DENTAL HEALTH AND ITS LINK TO CARDIOVASULAR HEALTH
Your oral health has a bigger impact on your overall health than you may suspect. Inflammation and disease in the mouth can have negative impact throughout your whole body and lead to some very serious conditions.
One of the key players in this oral systemic connection are the bacteria that live in your mouth. There are both good and bad bacteria that can inhabit your mouth. The goal is to rid yourself of the bad bacteria and create an environment in the mouth to promote good bacteria. Brushing and flossing alone may not be enough to deal with the issue if bad bacteria have taken hold in your mouth. Visual inspection alone may not pick up the presence of high risk problems, including certain high risk bacteria.
So how do we determine if treatment is needed and what can be done? We use the Oral DNA MyPeriopath test to find out what bad bacteria are present in the mouth. Below you will see an example of a portion of the report.
The test will show the bad bacteria and their quantities in the mouth. Once we know this, a plan can be developed by the dental provider to address this concern. The key is to find if bad bacteria are present and eliminate them because they contribute to arterial and periodontal.
Your dentist can also use x-ray and cone beam ct scans to look for abscesses and other issues that are missed by routine examination. These areas can be breeding grounds for bacteria that are carried throughout your whole body. These conditions don't always cause symptoms that would call attention to them and make you see your dentist. Sometimes the first symptom is a heart attack!
We recommend our patients get cone beam CT because plain xrays may miss some abscesses (even without symptoms) that could be driving arterial inflammation and increase the likelihood of a heart attack. When possible, we work with your current dentist to get this information. When not possible, we may refer to dental partners who want to provide optimal arterial health care as well as optimal dental care for a limited consultation. Our priority is the optimal care for you!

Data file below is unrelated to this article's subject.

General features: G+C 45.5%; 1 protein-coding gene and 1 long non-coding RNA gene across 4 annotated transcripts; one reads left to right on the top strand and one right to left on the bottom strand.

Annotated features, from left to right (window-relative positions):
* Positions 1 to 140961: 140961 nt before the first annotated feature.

Making sure that there is not an underlying problem that could lead to further oral damage as well as systemic damage is a key in preventing arterial disease. Addressing any current issues and treating them is one of the first steps to prevention.
What Can I Do to Avoid Oral Health Issues?
First, go regularly to your dental provider, make sure they give you an ongoing treatment plan for any issues, and follow their plan. Make sure that the dental provider that you are seeing understands the risks you are concerned about beyond tooth issues.
If you have concerns about oral disease, consider the OralDNA MyPeriopath test to find bad bacteria that may be present. We have seen patients that have no obvious issues or new cavities that have significant levels of dangerous bacteria in spite of their current plan.
Make sure that you are following a daily routine to disinfect your mouth to kill and prevent bacteria from growing in your mouth. Daily brushing and flossing can be accompanied with: use of a waterpik and dental picks, making sure that your are using toothpaste that doesn't contain sugar or alcohol, making sure to brush the entire mouth not just the teeth and gums, and going to bed with a clean mouth. Depending on the level of bacteria or disease discovered antibiotics, special cleaning or dental work may be recommended.
Make sure that you are regularly getting cleanings and follow the advice of your dental provider. They are you best resource to avoid disease and oral systemic issues that can result.
Treating and preventing inflammation in your mouth will lower your risk of heart attack and stroke. Something as simple as dental floss can save your life!
Why is this not well known? Traditionally, dentists and doctors work in separate parts of the health care system. The Center for Prevention is collaborating with dentists to play a larger role in the overall health of their patients.